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Are there Protestants in Italy today and what became of the Protestants reformers from the peninsula during the reformation? The reason I ask is that I've never heard of any particular persecution either way in the old nations surrounding the Rome, all the fighting and carrying on seemed to happen in German nations or England, but the absence of hearing about something doesn't mean nothing happened, it just means worse things happened in other places so I'd just like to know what became of the Protestants in what is now Italy and how they're carrying on today.

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Apparently, protestantism used to gather some heat there in Italy. However, with the Vatican Council II, relations improved and protestants aren't as persecuted as much.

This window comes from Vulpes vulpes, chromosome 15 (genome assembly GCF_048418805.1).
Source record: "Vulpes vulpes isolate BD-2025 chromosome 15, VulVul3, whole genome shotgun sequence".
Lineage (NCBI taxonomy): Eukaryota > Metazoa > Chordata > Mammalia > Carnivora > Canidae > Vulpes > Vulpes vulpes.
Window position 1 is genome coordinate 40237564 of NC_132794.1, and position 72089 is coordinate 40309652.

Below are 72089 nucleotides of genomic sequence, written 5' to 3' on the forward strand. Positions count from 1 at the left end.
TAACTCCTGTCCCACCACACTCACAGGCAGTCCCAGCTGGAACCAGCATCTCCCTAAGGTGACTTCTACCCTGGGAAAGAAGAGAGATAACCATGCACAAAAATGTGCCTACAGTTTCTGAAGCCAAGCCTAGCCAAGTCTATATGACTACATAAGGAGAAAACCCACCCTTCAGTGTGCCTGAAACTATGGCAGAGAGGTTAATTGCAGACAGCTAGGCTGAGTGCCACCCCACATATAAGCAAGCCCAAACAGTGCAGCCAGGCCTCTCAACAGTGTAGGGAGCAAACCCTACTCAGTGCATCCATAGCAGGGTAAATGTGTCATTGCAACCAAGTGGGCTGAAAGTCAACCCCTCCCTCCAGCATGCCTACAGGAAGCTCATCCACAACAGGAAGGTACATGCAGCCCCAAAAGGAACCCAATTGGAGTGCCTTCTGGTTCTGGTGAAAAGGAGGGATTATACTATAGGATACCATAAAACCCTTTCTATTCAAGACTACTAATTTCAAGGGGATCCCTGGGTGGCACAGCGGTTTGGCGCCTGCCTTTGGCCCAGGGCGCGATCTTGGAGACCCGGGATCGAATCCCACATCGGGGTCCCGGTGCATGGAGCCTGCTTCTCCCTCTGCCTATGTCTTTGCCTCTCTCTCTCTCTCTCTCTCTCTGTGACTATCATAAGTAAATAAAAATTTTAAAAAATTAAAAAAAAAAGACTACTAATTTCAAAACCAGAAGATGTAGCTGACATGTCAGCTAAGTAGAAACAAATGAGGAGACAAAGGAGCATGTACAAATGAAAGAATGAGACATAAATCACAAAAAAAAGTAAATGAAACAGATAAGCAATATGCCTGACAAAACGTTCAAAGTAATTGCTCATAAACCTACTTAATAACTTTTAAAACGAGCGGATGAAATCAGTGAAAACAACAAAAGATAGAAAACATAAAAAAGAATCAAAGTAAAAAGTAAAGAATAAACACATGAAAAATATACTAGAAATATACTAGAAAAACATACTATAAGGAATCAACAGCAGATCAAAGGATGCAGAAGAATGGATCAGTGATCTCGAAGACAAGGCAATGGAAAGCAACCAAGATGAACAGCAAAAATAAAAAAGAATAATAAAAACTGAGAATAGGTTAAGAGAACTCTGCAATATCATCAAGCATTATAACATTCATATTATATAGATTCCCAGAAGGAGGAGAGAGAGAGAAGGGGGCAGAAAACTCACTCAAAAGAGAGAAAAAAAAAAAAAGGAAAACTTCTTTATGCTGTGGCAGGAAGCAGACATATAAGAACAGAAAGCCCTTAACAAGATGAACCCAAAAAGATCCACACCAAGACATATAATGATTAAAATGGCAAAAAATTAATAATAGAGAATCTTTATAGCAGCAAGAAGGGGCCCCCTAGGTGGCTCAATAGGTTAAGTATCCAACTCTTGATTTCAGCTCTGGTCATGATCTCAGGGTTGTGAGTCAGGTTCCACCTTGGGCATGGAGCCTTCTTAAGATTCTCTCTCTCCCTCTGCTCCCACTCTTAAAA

That was two decades ago. These days, a more relaxed Vatican and an unprecedented influx of immigrants has nudged open the doors of acceptance for Protestant Christianity.
Note #6186 from PCUSA NEWS to PRESBYNEWS

There are a total of about 725,000 protestants in Italy, most of whom are Assemblies of God (400,000). There are also about 175,000 mainline Protestants, the largest and oldest of which are the Waldensians.

The Waldensian church has roots dating back to the 12th century, but they aligned themselves with Calvinism in the 16th, which transformed the denomination.

There is a fascinating article that I think you might find interesting.

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Thanks, that's interesting I was wondering which denominations were prevalent there too. –  Peter Turner Nov 3 '11 at 20:31
    
@PeterTurner I've updated my answer with newer numbers found here –  Richard Nov 3 '11 at 20:39
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